Even as we shake our heads over the changing weather, or moan about the fumes belched from the vehicles in our cities, climate change still feels a distant problem.
That’s partly because the solution seems to lie with governments and industries, and partly because journalists struggle to engage with the public on the issues.
It’s a tricky story to tell. The most extreme effects of global warming will occur in the future; fear-based reporting tends to backfire; and journalists need a decent understanding of the science to hold the authorities to account.
The obscure and impenetrable language of climate change does not help. So, as part of a project with the Open Society Foundations to help the media better report on (and for all of us to better understand) global warming, IRIN has produced this glossary of terms.
From adaptation to zoonoses, you’ll find it here – and a lot more besides.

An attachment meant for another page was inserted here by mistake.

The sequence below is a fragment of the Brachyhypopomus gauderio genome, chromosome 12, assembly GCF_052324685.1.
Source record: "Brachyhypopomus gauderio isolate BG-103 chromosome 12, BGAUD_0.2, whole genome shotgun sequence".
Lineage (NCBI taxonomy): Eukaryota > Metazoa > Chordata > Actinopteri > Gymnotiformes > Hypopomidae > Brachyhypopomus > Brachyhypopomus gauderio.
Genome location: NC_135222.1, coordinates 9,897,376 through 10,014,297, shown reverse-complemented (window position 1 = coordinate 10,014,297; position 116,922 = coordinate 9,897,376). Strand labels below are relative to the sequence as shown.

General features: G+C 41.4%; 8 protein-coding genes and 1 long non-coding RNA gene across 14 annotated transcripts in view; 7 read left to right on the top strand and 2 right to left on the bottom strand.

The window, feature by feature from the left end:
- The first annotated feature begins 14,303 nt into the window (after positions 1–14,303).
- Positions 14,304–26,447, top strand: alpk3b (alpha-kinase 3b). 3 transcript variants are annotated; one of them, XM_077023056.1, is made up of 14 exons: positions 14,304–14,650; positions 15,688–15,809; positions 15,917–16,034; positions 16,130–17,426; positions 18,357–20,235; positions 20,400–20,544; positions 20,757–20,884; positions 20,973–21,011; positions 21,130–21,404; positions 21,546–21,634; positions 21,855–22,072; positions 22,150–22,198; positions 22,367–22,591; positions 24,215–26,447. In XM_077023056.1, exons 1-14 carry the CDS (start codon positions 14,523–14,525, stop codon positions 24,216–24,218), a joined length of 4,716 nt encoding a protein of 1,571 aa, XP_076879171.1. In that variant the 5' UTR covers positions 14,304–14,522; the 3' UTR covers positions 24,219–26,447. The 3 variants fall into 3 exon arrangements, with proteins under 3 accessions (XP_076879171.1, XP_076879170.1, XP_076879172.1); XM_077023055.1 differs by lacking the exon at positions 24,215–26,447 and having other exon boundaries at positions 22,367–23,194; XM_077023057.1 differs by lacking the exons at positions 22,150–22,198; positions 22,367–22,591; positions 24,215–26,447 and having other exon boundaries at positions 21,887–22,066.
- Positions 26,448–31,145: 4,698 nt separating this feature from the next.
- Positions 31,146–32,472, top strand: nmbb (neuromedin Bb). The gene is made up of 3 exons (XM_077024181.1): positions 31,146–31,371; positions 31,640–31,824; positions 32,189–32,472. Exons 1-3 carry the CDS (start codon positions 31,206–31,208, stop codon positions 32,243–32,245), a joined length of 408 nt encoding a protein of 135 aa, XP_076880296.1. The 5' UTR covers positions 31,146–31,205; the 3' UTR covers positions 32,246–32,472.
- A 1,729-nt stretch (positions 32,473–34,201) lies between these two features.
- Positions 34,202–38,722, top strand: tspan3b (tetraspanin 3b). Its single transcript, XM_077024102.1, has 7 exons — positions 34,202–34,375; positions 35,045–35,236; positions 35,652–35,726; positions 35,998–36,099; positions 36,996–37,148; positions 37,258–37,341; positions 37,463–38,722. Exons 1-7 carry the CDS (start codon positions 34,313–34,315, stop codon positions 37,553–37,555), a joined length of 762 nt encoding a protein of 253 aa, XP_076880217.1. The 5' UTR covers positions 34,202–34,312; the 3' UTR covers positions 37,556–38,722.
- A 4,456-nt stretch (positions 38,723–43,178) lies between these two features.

The glossary is the first in a series of fact files that will be released in the coming weeks.
Right now, we’re working with contributors on the ground in Ukraine and in neighbouring countries to tell the stories of people enduring and responding to a rapidly evolving humanitarian crisis.
We’re documenting the threats to humanitarian response in the country and providing a platform for those bearing the brunt of the invasion. Our goal is to bring you the truth at a time when disinformation is rampant.
But while much of the world’s focus may be on Ukraine, we are continuing our reporting on myriad other humanitarian disasters – from Haiti to the Sahel to Afghanistan to Myanmar. We’ve been covering humanitarian crises for more than 25 years, and our journalism has always been free, accessible for all, and – most importantly – balanced.
You can support our journalism from just $5 a month, and every contribution will go towards our mission.